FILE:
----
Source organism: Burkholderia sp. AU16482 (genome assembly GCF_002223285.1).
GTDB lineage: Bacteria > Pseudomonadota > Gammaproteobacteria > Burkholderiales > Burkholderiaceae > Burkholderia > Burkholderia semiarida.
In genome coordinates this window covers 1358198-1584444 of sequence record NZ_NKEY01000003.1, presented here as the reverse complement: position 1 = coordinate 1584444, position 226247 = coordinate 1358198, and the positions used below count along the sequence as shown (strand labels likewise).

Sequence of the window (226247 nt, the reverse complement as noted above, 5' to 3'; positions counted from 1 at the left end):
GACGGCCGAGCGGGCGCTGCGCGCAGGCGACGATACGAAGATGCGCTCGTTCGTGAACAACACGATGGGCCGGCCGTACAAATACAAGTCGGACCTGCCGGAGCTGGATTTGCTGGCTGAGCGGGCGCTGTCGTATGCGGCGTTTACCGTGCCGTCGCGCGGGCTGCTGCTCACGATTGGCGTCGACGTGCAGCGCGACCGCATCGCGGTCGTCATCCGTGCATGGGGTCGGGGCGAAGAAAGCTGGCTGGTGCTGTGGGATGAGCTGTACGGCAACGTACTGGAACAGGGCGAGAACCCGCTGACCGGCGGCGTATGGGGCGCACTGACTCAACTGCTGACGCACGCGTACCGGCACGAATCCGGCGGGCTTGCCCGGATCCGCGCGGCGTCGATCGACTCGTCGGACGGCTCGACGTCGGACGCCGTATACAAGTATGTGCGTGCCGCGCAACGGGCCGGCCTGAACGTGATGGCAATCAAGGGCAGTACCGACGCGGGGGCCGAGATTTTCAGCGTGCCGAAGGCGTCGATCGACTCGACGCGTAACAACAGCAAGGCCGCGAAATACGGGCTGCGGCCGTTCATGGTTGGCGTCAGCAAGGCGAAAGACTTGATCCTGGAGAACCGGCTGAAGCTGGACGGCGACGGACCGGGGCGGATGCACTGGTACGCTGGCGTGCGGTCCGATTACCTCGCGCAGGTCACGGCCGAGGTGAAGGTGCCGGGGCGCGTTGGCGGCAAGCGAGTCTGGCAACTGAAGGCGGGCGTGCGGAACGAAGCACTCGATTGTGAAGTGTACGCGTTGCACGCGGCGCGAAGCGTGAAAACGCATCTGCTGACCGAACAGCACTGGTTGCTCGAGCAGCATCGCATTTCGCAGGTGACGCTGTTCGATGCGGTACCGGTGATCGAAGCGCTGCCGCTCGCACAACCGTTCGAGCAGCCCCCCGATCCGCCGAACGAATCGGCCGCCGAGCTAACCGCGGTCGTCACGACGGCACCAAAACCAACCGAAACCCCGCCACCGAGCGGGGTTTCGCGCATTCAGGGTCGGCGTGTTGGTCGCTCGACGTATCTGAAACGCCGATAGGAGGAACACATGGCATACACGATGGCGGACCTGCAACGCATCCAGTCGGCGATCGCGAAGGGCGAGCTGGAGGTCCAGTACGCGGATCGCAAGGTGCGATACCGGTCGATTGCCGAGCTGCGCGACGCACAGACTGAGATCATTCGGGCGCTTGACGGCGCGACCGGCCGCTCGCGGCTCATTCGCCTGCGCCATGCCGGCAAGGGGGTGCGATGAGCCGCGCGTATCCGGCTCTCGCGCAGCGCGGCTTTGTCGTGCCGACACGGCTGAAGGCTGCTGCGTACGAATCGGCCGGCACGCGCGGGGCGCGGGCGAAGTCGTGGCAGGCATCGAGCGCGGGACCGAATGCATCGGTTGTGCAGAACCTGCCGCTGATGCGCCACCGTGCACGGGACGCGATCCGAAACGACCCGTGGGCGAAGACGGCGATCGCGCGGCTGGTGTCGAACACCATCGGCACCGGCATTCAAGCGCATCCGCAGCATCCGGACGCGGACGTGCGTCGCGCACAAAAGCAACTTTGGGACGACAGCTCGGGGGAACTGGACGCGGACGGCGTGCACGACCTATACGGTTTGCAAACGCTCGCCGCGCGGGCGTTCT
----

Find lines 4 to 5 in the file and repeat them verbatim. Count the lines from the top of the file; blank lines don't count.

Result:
Sequence of the window (226247 nt, the reverse complement as noted above, 5' to 3'; positions counted from 1 at the left end):
GACGGCCGAGCGGGCGCTGCGCGCAGGCGACGATACGAAGATGCGCTCGTTCGTGAACAACACGATGGGCCGGCCGTACAAATACAAGTCGGACCTGCCGGAGCTGGATTTGCTGGCTGAGCGGGCGCTGTCGTATGCGGCGTTTACCGTGCCGTCGCGCGGGCTGCTGCTCACGATTGGCGTCGACGTGCAGCGCGACCGCATCGCGGTCGTCATCCGTGCATGGGGTCGGGGCGAAGAAAGCTGGCTGGTGCTGTGGGATGAGCTGTACGGCAACGTACTGGAACAGGGCGAGAACCCGCTGACCGGCGGCGTATGGGGCGCACTGACTCAACTGCTGACGCACGCGTACCGGCACGAATCCGGCGGGCTTGCCCGGATCCGCGCGGCGTCGATCGACTCGTCGGACGGCTCGACGTCGGACGCCGTATACAAGTATGTGCGTGCCGCGCAACGGGCCGGCCTGAACGTGATGGCAATCAAGGGCAGTACCGACGCGGGGGCCGAGATTTTCAGCGTGCCGAAGGCGTCGATCGACTCGACGCGTAACAACAGCAAGGCCGCGAAATACGGGCTGCGGCCGTTCATGGTTGGCGTCAGCAAGGCGAAAGACTTGATCCTGGAGAACCGGCTGAAGCTGGACGGCGACGGACCGGGGCGGATGCACTGGTACGCTGGCGTGCGGTCCGATTACCTCGCGCAGGTCACGGCCGAGGTGAAGGTGCCGGGGCGCGTTGGCGGCAAGCGAGTCTGGCAACTGAAGGCGGGCGTGCGGAACGAAGCACTCGATTGTGAAGTGTACGCGTTGCACGCGGCGCGAAGCGTGAAAACGCATCTGCTGACCGAACAGCACTGGTTGCTCGAGCAGCATCGCATTTCGCAGGTGACGCTGTTCGATGCGGTACCGGTGATCGAAGCGCTGCCGCTCGCACAACCGTTCGAGCAGCCCCCCGATCCGCCGAACGAATCGGCCGCCGAGCTAACCGCGGTCGTCACGACGGCACCAAAACCAACCGAAACCCCGCCACCGAGCGGGGTTTCGCGCATTCAGGGTCGGCGTGTTGGTCGCTCGACGTATCTGAAACGCCGATAGGAGGAACACATGGCATACACGATGGCGGACCTGCAACGCATCCAGTCGGCGATCGCGAAGGGCGAGCTGGAGGTCCAGTACGCGGATCGCAAGGTGCGATACCGGTCGATTGCCGAGCTGCGCGACGCACAGACTGAGATCATTCGGGCGCTTGACGGCGCGACCGGCCGCTCGCGGCTCATTCGCCTGCGCCATGCCGGCAAGGGGGTGCGATGAGCCGCGCGTATCCGGCTCTCGCGCAGCGCGGCTTTGTCGTGCCGACACGGCTGAAGGCTGCTGCGTACGAATCGGCCGGCACGCGCGGGGCGCGGGCGAAGTCGTGGCAGGCATCGAGCGCGGGACCGAATGCATCGGTTGTGCAGAACCTGCCGCTGATGCGCCACCGTGCACGGGACGCGATCCGAAACGACCCGTGGGCGAAGACGGCGATCGCGCGGCTGGTGTCGAACACCATCGGCACCGGCATTCAAGCGCATCCGCAGCATCCGGACGCGGACGTGCGTCGCGCACAAAAGCAACTTTGGGACGACAGCTCGGGGGAACTGGACGCGGACGGCGTGCACGACCTATACGGTTTGCAAACGCTCGCCGCGCGGGCGTTCT